Bundle up and make sure snow can’t sneak into boots or mittens. Stay out long enough to have fun but not so long that children become miserable. The cold helps you and your children appreciate the warm. The activity helps you appreciate the opportunity to curl up with the family without the stresses of every day.

Happy Holidays and warm fingers and toes to your whole family.

Image © Miniimpressions |

Last-Minute Gift for Yourself?

Natural buckwheat body pillow

Christmas, birthdays, and other big, gift-giving holidays are a perfect time to ask for those very nice gifts you wouldn’t necessarily buy for yourself every day.

Do you end up buying your own gifts? I do. I ordered mine yesterday, and I don’t mind. I don’t really need much, and I don’t assume my husband can read my mind about what I want. I would be terribly disappointed with jewelry, flowers, chocolates, or any of the gifts I see marketed to men for women. My son wanted to buy the gift himself, but he finally asked me yesterday to help him. He and my husband are both very happy that I’m happy with what I get. Plus, buying for myself makes getting that very nice gift even easier.

So, here is my suggestion for you if you have family members who are still looking around at the last-minute for the right gift for you: a Buckwheat Body Pillow.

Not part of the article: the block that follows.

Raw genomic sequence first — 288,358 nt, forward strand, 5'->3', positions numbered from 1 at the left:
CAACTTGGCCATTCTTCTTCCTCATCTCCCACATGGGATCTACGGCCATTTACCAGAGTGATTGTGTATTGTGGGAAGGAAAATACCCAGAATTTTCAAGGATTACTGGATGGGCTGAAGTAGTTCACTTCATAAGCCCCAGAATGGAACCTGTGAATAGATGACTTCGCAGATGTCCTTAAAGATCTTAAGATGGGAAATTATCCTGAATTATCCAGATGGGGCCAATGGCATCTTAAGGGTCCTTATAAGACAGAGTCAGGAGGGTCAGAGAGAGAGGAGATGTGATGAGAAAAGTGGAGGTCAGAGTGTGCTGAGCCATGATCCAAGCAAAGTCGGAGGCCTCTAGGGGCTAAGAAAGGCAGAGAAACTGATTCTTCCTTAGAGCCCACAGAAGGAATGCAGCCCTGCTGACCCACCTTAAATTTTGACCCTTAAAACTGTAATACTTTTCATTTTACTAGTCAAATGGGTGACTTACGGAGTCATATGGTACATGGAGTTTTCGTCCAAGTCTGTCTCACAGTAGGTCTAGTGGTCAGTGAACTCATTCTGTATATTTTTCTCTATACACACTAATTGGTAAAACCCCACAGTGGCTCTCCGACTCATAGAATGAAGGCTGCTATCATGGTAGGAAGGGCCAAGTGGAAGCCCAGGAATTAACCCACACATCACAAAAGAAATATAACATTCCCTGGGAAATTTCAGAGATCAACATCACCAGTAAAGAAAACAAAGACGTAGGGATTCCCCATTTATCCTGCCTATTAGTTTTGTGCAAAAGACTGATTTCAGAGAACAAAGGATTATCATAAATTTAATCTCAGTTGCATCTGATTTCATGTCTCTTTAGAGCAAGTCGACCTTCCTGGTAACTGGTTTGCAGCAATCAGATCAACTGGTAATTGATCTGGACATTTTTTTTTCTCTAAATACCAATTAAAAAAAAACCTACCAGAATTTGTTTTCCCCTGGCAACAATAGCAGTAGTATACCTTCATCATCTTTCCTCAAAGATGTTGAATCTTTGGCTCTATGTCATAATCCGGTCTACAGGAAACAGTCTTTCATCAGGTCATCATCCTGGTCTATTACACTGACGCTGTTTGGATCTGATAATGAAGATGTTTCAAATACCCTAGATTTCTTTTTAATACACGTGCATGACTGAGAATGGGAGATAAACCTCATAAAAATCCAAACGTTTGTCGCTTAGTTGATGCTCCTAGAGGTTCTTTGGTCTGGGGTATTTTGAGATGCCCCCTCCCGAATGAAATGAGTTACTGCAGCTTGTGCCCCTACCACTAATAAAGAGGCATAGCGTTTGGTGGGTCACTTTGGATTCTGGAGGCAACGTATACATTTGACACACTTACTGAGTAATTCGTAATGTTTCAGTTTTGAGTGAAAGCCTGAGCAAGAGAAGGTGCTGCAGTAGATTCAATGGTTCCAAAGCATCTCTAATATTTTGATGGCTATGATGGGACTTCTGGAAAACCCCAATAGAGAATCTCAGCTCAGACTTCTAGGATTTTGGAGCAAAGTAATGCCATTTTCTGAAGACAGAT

Natural buckwheat pregnancy pillow

Buckwheat Body Pillow

If you bought separate pillows for pregnancy comfort, for nursing, and for sleep comfort, you probably wish you could use the same pillow for all three purposes. With the buckwheat body pillow, you can. This pillow is versatile. Lay it out the long way to support your belly during pregnancy; tie the ends together to make the perfect size for nursing; and continue to sleep with the pillow in a variety of shapes long after pregnancy and nursing are over.

This pillow can be used in many ways, and you can keep it clean by removing the buckwheat to wash the cotton cover and even replacing the buckwheat after years of use.

And, this pillow is beautiful! You won’t want to hide these bright cotton prints.

Comes in a child size as well.

Buckwheat pillows made in Canada

A Pillow You Can Feel Good About

There are more reasons to feel good about this pillow.

Your Health. Filled with dust-free, roasted buckwheat hulls which are hypoallergenic & naturally dust mite resistant.

Environmentally Responsible. All the raw materials use in our buckwheat pillows are local, long-lasting, compostable, and renewable.

Made in Canada. Natural buckwheat filling supplied by a Quebecois organic farm.